Passage: Three outsized talents

It happened this past week ... the loss of three masters of three very different crafts.


Tennis commentator and writer Bud Collins died Friday at his home in Brookline, Massachusetts.

Known for his colorful wardrobe and his colorful opinions, Collins was the sport's beloved television presence for nearly 50 years on a series of networks, including for a time here at CBS.

Of all his insights into the game, his pithiest was perhaps his best:

"Either the ball goes over the net," he once wrote, "or it doesn't."

Bud Collins was 86.


Actor George Kennedy died last Sunday in Boise, Idaho.

He won an Oscar for Best Supporting Actor for his role as a prison inmate in the 1967 film "Cool Hand Luke," in which he first bested fellow prisoner Paul Newman in a boxing match ... and then looked on as Newman bluffed his way to victory in a card game:

Kennedy: "He beat you with nuthin'. Just like today, when he kept comin' back at me with nuthin'."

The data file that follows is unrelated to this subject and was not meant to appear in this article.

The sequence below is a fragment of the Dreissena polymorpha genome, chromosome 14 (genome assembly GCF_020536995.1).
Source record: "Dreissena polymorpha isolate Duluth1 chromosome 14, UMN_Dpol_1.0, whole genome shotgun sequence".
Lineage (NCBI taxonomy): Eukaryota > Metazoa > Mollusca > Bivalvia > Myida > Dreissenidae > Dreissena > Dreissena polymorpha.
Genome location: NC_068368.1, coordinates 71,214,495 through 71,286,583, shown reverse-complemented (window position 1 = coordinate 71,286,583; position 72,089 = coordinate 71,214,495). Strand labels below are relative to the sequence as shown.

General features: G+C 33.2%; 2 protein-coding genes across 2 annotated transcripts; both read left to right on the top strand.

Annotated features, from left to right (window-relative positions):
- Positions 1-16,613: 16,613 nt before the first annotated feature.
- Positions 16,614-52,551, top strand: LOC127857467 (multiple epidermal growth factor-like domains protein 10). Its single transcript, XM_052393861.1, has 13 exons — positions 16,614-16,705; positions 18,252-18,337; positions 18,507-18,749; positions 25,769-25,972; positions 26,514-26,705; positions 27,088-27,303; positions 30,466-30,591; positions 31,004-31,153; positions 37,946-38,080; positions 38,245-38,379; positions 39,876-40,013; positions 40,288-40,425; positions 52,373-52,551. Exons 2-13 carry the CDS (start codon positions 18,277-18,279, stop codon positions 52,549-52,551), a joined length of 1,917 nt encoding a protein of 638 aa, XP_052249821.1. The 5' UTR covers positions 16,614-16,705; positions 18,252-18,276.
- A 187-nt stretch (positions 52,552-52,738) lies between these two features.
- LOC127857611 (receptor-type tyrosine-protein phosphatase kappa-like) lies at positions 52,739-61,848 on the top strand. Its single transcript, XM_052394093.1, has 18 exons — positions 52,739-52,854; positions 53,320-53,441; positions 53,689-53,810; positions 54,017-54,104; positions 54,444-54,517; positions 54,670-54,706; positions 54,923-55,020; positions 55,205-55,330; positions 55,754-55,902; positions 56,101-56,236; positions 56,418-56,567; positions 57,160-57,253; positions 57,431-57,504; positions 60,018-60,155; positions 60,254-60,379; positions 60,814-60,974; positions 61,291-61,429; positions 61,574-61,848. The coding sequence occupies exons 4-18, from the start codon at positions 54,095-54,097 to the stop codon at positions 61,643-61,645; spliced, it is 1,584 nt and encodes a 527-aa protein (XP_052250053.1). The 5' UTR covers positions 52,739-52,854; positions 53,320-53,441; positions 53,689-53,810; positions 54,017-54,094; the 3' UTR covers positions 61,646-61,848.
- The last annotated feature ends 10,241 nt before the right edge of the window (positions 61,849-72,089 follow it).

Newman: "Well, sometimes nuthin' can be a real cool hand."

Not always a tough guy, Kennedy showed a more comic side in later years with roles in the "Naked Gun" movies.

George Kennedy was 91.


Author Pat Conroy died on Friday.

And despite a disclaimer to our Bill Geist back in 1995 about his success at writing bestsellers ("I cannot figure it out. It always seems like an accident"), Conroy's success was no accident.

Born in Georgia, and with high-school years spent in South Carolina, Conroy mined his unhappy childhood for a series of novels, several of which were made into films.

In "The Great Santini," he drew on his life with an abusive military father, portrayed in the 1979 movie by Robert Duvall, who turned a basketball game played with his son (played by Michael O'Keefe) into a war of words:

Duvall: "You're my favorite daughter. I swear to God you're my sweetest little girl."
O'Keefe: "This little girl just whipped your ass good, colonel."

Conroy's novels were his way of realizing the ambition that he laid out for CBS back in 1988:

"I always thought that if I told the story of the South, I would tell the history of the whole world. If I could figure out the South, figure out what is glorious about it, figure out what is hideous about it, if I could get it down, if I could get it right, I would tell the story of the entire human race."

Pat Conroy was 70.